Two men went to Pembroke Pines High Life Medical Marijuana Center on different days, each telling a doctor seen only on a computer monitor that he wanted a medical marijuana card so he’d have a legal excuse when workplace drug tests busted him.
The doctor, Dr. Tommy Louisville, approved each in August. On Thursday, he got busted.
That’s according to the arrest report filed after Louisville got cuffed on two counts of being a physician unlawfully issuing a medical marijuana certificate. The 66-year-old was in Broward County Jail Thursday afternoon on $100 bond.
Louisville “knowingly added both undercover detectives to the Medical Marijuana Use Registry, knowing they did not meet the minimum qualifications,” the arrest report said. “Additionally, he ordered medical marijuana for an undercover detective, knowing there was no legal or medical need.”
Though the arrest report listed Louisville’s address as South Miami-Dade, Florida Department of Health online records list his address as Lakeland. Louisville’s been a licensed medical doctor in Florida since 1980. His only disciplinary ding came in 2001, a $5,000 fine plus $1,600 in Department of Health administrative costs for failing to properly diagnose and treat a patient who died a day after seeing Louisville in Winter Haven Hospital.
Louisville registered Miracle Leaf Medical Centers with the state of Florida in August. Fourteen locations operate under that name, including eight in Miami-Dade County and three in Broward County. Pines cops say High Life Medical Center, 1341 N. Palm Ave., was Miracle Leaf Health Center when their investigation began in June. High Life’s website lists that location, one in Hollywood and one in West Miami-Dade.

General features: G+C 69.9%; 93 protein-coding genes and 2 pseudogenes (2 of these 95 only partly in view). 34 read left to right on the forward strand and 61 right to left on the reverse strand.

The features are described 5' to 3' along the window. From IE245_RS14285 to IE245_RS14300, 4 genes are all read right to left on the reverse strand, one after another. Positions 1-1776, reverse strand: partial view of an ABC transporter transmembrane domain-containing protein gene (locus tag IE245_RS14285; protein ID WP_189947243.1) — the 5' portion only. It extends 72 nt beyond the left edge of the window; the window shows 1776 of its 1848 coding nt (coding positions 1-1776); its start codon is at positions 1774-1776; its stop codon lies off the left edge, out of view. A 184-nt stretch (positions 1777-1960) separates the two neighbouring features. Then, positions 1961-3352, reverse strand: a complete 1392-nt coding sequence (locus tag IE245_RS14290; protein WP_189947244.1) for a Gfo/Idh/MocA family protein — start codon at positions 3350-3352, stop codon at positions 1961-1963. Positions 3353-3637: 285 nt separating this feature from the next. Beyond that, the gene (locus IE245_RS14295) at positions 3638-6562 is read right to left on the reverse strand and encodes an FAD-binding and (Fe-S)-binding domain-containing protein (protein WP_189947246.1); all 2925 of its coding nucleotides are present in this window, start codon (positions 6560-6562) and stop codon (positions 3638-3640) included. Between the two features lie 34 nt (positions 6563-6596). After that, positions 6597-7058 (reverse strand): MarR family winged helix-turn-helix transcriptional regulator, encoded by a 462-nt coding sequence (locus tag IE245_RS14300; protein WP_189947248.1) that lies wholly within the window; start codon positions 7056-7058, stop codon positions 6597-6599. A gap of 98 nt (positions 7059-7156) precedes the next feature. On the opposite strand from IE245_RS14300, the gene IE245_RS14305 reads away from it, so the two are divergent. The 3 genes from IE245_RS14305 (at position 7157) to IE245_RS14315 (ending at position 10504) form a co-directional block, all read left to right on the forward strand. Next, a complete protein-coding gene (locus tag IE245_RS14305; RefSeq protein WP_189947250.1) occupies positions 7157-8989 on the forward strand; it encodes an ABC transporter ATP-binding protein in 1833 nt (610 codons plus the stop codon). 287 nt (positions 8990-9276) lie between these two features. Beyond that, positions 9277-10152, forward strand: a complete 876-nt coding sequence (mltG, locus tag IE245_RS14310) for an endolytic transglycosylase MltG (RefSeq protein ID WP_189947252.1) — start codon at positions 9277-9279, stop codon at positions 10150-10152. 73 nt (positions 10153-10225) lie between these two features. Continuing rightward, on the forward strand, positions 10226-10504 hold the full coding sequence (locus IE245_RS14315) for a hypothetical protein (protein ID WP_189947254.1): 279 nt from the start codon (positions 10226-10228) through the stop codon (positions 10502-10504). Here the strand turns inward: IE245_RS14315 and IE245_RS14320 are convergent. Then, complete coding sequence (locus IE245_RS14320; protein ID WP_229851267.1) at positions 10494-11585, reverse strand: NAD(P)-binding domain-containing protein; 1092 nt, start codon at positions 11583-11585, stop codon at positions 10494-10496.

The report says on Aug. 1, an undercover detective showed up for an appointment with Louisville and was taken to a unique examination room. He wasn’t asked to sit on an examination chair with paper under his tush. There was no cold stethoscope on the chest or back. There was no doctor.
There was only a seat “in front of a computer monitor connected to a cellphone.” On the screen, via closed circuit television, was Louisville “standing outside of a train station, communicating with Detective [Undercover] via a cellphone and Bluetooth earpiece.”
The undercover detective, the report said, “explained that he gets drug tested for work and needs an excuse to test positive for cannabis. [Louisville] advised that he would add Detective [Undercover] to the Medical Marijuana Registry...”
Timing on the visit: one minute, 30 seconds.
On Aug. 9, a different undercover detective repeated the ruse. He returned on Sept. 25, the report said, and when Louisville asked via closed circuit if there was “a medical problem,” the undercover answered, “Um, I mean, not really.”
So, after three minutes of conversation, Louisville ordered 1200 mg of Medical Cannabis-Inhalation.